The second survey also attempts to address community violence. Its subjects were quite a bit older though. 170 classes of 6th, 8th, and 10th graders were surveyed during a regular survey. The Social and Health Assessment was used to evaluate the kids. The students were guided by the teacher of the classroom.
Students were asked a variety of questions. Questions of Abuse, violence and drug abuse were asked. Future expectations, interpersonal relations and self reliance were also addressed on a point scale. Socioeconomic and ethnic factors played a significant role in the survey of adolescences as well. Victims and witnesses of violence were more likely to be African American, more specifically male. They were also likeier to receive free lunch. Victims of violence also were likeier to have had to repeat a grade. Victims of violence had lesser expectations for the future than other groups. This suggests that be a direct participant of violence has a more significant impact on behavioral and adaptive problems compared to witnessing violence.
There are more differences between the two surveys. O’Donnell’s survey had significantly older participants. In fact, the first set of children was analyzed by the self-report of the mother. In The second survey of middle and high school students, the adolescences were directly surveyed. They were reporting their own personal behaviors. The middle and high school students were also surveyed in a different environment. The 3-5 year old children were studied in their home environment while the older adolescences were surveyed in a classroom. This could have had a significant impact on the results of both surveys. The kids in the classroom could have been in a rush, or they could have been completely disinterested in the survey because of the school atmosphere. The younger children may have been easier to study because the root of the behavior problems may be more evident. The older children were able to self-report their own experiences though.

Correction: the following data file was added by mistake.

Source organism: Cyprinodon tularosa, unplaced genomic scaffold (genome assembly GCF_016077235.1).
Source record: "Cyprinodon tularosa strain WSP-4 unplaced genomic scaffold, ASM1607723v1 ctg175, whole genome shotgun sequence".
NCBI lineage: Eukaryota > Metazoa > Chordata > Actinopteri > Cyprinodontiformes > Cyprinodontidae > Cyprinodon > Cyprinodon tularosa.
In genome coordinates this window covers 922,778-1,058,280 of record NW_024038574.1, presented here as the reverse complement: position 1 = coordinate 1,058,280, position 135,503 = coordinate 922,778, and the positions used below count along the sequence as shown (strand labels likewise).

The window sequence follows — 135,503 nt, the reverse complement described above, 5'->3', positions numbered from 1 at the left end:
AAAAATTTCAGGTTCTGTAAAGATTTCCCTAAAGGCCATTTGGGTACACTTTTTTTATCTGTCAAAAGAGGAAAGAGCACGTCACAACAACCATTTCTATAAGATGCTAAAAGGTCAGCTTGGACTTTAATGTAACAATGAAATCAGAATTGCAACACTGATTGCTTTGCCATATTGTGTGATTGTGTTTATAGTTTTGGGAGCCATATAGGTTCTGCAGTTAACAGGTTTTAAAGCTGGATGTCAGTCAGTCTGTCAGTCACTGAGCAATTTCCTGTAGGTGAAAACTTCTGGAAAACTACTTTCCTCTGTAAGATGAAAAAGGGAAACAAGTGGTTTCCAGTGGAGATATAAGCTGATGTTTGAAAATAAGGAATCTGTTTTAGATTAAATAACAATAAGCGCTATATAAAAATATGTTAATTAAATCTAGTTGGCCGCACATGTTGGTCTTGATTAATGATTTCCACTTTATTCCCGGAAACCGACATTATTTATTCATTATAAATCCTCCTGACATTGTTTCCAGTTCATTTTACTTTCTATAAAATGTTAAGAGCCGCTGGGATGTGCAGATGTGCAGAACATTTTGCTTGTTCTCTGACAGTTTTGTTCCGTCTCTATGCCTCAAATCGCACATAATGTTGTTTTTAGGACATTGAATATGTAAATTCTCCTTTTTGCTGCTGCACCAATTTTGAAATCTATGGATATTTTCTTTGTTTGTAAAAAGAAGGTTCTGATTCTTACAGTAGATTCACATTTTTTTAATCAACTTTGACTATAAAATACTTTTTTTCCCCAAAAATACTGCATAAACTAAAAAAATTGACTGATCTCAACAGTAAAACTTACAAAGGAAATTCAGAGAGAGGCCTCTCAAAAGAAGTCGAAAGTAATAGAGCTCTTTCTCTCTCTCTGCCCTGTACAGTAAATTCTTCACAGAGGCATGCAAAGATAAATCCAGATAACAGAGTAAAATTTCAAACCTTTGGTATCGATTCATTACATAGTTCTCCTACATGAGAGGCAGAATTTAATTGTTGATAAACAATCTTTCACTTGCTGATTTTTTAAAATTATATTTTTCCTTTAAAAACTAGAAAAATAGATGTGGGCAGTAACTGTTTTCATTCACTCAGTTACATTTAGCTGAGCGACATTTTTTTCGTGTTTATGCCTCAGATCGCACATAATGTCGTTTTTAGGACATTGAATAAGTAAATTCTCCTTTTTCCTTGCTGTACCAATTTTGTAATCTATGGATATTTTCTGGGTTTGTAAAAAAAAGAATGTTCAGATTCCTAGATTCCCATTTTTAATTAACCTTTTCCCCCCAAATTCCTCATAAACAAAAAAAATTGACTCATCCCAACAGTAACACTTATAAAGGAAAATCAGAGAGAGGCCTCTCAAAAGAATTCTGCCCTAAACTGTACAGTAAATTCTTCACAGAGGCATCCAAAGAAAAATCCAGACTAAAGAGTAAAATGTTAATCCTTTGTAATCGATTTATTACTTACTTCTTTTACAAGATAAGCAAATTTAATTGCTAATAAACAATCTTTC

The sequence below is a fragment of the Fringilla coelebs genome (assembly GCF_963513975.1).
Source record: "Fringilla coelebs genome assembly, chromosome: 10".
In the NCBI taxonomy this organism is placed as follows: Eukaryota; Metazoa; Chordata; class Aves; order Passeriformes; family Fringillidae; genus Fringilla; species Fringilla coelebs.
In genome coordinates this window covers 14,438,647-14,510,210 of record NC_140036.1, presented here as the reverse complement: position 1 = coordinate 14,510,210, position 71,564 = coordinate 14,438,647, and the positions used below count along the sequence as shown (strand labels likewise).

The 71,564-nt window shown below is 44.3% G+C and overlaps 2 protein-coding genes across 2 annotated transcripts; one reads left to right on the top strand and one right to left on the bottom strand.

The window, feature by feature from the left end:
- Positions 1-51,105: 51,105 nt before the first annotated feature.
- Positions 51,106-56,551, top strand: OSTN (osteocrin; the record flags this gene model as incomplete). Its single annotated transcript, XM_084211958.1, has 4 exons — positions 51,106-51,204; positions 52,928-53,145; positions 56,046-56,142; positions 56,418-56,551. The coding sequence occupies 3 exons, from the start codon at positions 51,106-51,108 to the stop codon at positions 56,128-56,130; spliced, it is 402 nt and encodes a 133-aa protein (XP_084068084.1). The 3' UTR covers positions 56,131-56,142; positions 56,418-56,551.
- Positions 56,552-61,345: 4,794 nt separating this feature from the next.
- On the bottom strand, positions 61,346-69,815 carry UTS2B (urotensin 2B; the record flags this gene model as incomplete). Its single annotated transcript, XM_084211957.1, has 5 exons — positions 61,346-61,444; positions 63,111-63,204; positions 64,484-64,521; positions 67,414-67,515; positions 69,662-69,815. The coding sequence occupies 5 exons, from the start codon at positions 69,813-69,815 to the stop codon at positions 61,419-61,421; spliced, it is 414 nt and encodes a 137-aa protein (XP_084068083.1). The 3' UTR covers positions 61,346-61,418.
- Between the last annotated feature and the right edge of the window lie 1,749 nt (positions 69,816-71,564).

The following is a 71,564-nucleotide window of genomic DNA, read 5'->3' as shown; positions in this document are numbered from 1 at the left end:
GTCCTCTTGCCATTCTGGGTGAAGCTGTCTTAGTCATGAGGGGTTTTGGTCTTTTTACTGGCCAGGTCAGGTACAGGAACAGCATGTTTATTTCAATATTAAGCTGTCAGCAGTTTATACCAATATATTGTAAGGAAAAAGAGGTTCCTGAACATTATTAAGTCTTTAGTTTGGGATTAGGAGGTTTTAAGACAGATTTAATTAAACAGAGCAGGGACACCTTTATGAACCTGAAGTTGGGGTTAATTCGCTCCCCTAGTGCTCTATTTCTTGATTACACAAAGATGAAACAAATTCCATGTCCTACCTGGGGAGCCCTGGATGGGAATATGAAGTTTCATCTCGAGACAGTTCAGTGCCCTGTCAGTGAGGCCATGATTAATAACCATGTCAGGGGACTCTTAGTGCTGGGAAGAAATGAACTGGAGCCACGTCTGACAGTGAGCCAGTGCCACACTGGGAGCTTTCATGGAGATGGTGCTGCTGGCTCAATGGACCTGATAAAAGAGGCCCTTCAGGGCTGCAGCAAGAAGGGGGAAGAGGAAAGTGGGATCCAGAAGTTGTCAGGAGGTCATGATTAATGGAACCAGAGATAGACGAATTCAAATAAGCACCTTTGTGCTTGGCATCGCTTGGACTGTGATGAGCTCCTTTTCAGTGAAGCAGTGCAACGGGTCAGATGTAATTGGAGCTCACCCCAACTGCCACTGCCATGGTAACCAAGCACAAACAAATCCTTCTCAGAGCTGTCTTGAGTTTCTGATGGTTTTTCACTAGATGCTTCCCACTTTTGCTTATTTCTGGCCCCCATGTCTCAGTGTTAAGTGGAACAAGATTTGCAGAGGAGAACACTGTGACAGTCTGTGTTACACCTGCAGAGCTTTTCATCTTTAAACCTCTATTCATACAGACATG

There are several other factors that neither survey addresses. Video games, television, and music could have had an influence on these children. The lack of a parent in a household could have also played a role in perceptions of violence, fear, and overall behavior. The quality of education that these students were receiving could have had an impact on things like future expectations. Inner city schools have notoriously been accused of not providing adequate education to students. Violence may have an impact on this, but it isn’t the main cause. Lack of funding, larges classrooms, and run down facilities is the bigger issue. I think that the economic aspect of both surveys has the largest impact on these children as a whole. Children who don’t have financially successful, independent parents might not see these characteristics in the future for themselves either. I agree with the findings of both surveys, but I also think that more emphasis should be placed on understanding why community violence in these areas is such a major problem.